Lives of Saints - Saint Irina Christianity - Books
And if thy hand cause thee to stumble, cut it off: it is good for thee to enter into life maimed, rather than having thy two hands to go into hell, into the unquenchable fire.                where their worm dieth not, and the fire is not quenched.                And if thy foot cause thee to stumble, cut it off: it is good for thee to enter into life halt, rather than having thy two feet to be cast into hell.                where their worm dieth not, and the fire is not quenched.                And if thine eye cause thee to stumble, cast it out: it is good for thee to enter into the kingdom of God with one eye, rather than having two eyes to be cast into hell;                where their worm dieth not, and the fire is not quenched.               
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Saint Irina
   

She lived in the Balkans in apostolic times, in the town of Magedon where her father Licinius was governor of a small region. Some think that she was a Slav. She was born a pagan of pagan parents. Penelope — for that was her pagan name — learned the Christian faith from her teacher, Appelianus. St. Timothy, the disciple of the Apostle Paul, baptized her and her lady-in-waiting, and brought her a letter from the Apostle Paul to read.

She infuriated her father by her refusal to marry, and he intended to torture her, but she brought him to Christianity in a miraculous way. She was tortured in different ways by four kings, other than her father, but God saved her through His angels. King Sedechias buried her up to the neck in a pit full of snakes and scorpions, but an angel of God neutralized the poison of the reptiles and preserved the holy maiden untouched. Then the same king attempted to saw her in two, but the sword broke against her body as against stone. This same king once again bound her to the wheel of a water-mill, then let the water in to drown her, but the water would not flow, but stood still, and the maiden remained whole and alive. King Sapor, Sedechias's son, shod her with nails, loaded a sack of sand onto her, put a bridle on her and commanded that she be led like an animal far outside the city.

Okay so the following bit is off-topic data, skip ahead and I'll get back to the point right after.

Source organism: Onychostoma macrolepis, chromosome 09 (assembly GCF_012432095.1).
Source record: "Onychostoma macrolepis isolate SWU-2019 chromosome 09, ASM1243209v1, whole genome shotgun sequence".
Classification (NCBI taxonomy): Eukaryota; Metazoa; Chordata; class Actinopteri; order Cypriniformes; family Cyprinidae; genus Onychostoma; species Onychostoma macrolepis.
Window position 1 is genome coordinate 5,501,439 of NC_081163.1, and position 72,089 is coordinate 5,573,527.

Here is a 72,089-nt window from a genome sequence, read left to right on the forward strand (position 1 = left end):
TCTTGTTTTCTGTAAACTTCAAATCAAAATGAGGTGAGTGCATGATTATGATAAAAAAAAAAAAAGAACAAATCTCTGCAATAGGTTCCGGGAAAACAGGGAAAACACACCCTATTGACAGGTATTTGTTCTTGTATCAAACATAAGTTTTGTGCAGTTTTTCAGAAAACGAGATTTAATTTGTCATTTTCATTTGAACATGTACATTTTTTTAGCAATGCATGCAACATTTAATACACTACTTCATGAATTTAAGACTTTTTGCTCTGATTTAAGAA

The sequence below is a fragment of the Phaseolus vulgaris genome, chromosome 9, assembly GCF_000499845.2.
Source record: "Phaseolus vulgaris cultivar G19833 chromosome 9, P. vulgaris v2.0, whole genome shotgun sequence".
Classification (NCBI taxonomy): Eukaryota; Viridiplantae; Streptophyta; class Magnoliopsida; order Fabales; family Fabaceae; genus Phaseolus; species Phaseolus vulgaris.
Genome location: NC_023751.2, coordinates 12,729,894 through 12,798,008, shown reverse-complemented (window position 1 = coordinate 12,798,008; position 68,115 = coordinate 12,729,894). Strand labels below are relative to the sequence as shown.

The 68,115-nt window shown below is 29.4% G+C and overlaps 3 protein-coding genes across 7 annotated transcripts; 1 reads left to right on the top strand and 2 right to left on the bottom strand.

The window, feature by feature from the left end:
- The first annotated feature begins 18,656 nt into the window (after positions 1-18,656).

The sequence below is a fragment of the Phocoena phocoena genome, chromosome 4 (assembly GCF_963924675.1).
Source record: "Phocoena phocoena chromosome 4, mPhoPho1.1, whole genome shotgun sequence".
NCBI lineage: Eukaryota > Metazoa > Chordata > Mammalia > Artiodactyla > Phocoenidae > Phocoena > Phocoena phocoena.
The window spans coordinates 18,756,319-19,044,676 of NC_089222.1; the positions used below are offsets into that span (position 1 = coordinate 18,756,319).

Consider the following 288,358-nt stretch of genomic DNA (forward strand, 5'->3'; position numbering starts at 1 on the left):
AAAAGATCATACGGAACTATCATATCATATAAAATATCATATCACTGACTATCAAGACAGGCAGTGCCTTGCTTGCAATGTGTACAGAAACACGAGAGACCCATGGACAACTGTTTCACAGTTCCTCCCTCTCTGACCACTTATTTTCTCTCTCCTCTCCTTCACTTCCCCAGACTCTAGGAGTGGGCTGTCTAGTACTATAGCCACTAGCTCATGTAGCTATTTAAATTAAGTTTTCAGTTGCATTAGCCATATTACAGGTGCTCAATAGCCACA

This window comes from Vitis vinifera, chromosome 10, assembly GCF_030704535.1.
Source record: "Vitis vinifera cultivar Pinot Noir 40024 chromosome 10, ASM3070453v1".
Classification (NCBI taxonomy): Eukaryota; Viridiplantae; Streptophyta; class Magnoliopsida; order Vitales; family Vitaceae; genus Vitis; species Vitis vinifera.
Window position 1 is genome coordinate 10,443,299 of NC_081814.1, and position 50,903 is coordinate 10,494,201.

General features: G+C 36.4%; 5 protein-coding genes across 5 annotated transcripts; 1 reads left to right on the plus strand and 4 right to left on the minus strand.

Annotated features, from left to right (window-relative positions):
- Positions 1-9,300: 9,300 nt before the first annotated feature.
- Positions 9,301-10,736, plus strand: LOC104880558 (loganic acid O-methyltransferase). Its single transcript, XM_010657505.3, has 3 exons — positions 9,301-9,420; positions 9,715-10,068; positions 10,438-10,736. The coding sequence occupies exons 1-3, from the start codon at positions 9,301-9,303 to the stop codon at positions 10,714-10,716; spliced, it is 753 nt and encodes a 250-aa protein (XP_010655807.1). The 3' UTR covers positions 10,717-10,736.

'Truly I am as a beast before Thee, O Lord!' said the holy martyr as she ran bridled behind her torturers. But an angel of God caused an earthquake, and the earth opened and swallowed up her tormentors. Surviving all these tortures, by which an enormous number of pagans were brought to Christianity, Irene went to the city of Kallinikos, where she preached the Christian faith. The local king, Numerian, tried to kill her, throwing her into three burning metal oxen one after the other. But the maiden was preserved and remained alive, and many saw and believed. The Eparch, Vaudon, took her to the city of Constantina, where he thought to kill her by putting her onto a burning grid. But this did not harm St. Irene, and many were brought to the true Faith.

Finally, Irene came to the city of Mesembria, where the king killed her but God restored her to life. And the king, seeing this, together with many of the people, believed in Christ and was baptized. And thus St. Irene, by her sufferings and miracles, brought over 100,000 pagans to faith in Christ. At last she laid herself in a grave and commanded Appelianus to close it. After four days, when the grave was opened, her body was not in it. Thus God glorified forever the maiden and martyr Irene, who had sacrificed all and endured all, that God should be the more greatly glorified among men.

Source: http://www.fatheralexander.org

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